The 2011 Annual Braggadocious Family Newsletter

You know, it seems less popular to send out mimeographed newsletters with Christmas cards than it used to be. Maybe it’s because people got tired of all the bragging, but I think it’s because of Facebook. But I don’t think Facebook is an adequate substitute for serious bragging on your kids.

So here goes …

Chris and Jonathan are still in Boston and both doing very well at work. Erin, Jonathan’s wife, is pregnant with our first grandchild — a boy — due in May (my birthday is May 13). They are in the process of picking out a name — which is no easy task. Having a boy is particularly significant, because Denise and I have four sons, and so we’re fully equipped for a boy grandbaby. And this will be the first great-grandchild of my parents with the Guin last name — making them especially excited at the prospect of a Guin great-grandson.

Chris still works at BBN, doing computer programming. Jonathan is at Ernst & Young, practicing international tax law. Erin is a nurse, and she works with a team that handles transplants. Chris is part of a the Quincy Community Church plant in Quincy, a Boston suburb.

Tyler is a senior at Auburn, about to graduate with a double major in chemistry and chemical engineering. He is working on applications for grad school. He made one of the top 100 GRE scores in the country. And he’s engaged — to Tara Baker. Tara is also a senior and an award-winning graphics artist. This summer, she interned in Washington, D.C., where she designed the entrance to the NFL Hall of Fame (What could be cooler than that?)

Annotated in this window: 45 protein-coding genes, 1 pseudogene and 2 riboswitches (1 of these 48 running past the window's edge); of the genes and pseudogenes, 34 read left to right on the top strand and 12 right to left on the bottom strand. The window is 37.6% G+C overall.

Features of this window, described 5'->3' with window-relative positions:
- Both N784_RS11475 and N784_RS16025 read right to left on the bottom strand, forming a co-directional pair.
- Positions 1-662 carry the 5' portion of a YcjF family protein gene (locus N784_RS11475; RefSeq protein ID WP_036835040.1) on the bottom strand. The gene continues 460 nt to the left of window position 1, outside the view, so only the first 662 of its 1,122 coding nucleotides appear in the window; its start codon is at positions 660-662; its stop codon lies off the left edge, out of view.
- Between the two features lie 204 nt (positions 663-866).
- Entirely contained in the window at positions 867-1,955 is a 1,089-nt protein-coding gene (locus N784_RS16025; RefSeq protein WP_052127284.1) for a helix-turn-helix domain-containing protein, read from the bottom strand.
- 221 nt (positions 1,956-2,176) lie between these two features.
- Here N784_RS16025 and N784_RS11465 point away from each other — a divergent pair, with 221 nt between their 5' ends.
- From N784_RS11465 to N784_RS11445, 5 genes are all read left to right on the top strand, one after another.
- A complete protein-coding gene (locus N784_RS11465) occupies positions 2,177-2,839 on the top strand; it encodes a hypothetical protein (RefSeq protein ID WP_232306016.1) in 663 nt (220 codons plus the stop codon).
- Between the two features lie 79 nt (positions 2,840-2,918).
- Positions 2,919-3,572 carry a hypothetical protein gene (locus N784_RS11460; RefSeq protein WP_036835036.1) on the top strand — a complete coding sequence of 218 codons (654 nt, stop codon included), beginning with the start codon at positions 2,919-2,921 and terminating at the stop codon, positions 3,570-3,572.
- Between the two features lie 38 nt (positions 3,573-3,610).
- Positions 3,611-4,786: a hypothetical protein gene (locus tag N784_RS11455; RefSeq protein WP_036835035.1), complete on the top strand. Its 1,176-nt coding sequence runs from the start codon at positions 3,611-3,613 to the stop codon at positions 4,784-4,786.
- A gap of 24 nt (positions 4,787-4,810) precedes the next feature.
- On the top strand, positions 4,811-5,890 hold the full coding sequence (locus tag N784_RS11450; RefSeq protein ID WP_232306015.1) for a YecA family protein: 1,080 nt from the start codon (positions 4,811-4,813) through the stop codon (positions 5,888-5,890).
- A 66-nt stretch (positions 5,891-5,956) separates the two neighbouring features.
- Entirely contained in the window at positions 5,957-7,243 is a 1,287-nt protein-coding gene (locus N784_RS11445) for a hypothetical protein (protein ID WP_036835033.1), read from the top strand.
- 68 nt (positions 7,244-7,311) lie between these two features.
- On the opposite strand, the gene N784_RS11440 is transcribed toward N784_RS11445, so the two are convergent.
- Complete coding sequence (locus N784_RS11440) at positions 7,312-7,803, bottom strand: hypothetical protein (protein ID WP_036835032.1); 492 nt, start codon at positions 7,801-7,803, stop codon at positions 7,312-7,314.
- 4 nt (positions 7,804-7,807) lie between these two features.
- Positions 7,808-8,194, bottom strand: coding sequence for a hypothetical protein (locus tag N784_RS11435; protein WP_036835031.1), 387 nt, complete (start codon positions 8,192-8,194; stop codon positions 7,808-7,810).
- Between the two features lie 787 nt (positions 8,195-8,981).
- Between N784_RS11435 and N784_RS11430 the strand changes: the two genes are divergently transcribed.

Philip is a junior at the University of Alabama, in computer science and accounting. He is working part time for Byron Sommardahl, our former youth minister, doing programming. Byron is doing well and Philip enjoys the work. It’s typical of the computer age that Byron splits living between Murfreesboro, TN and Honduras, and Philip lives here in Tuscaloosa, but thanks to Facebook, Skype, etc., they are able to work on very complex projects together daily.

And so Denise and I are, in theory, empty nesters. But Tyler is only 2 ½ hours away, and Philip is only 2 ½ minutes away, meaning the nest isn’t all that empty, which is good.

At church, we’re (hopefully) wrapping up a search for a new preacher. We have a candidate coming in on January 8, and we’ll be announcing his name and details shortly. The search has been going on for nearly five months, and it’s worn on us all. Things got so desperate at church that they even had me preach!

Denise has been busy as ever, working with tornado victims, helping friends of ours with two weddings in the last couple of months, and preparing for Tyler’s wedding — not to mention Christmas, which we take very seriously here at the Guin household.

I’ve been invited to speak at the Tulsa Workshop as part of the elder track. I’ll do three hours of classes — and I’m thrilled. First, it’s just very flattering to be invited, and I love to teach a live class. And I’ve never been to the Tulsa Workshop. I’ve heard great things about it, and know that many of my Internet friends — friends I’ve never met in person — attend, and so I’m really looking forward to meeting many of these good people.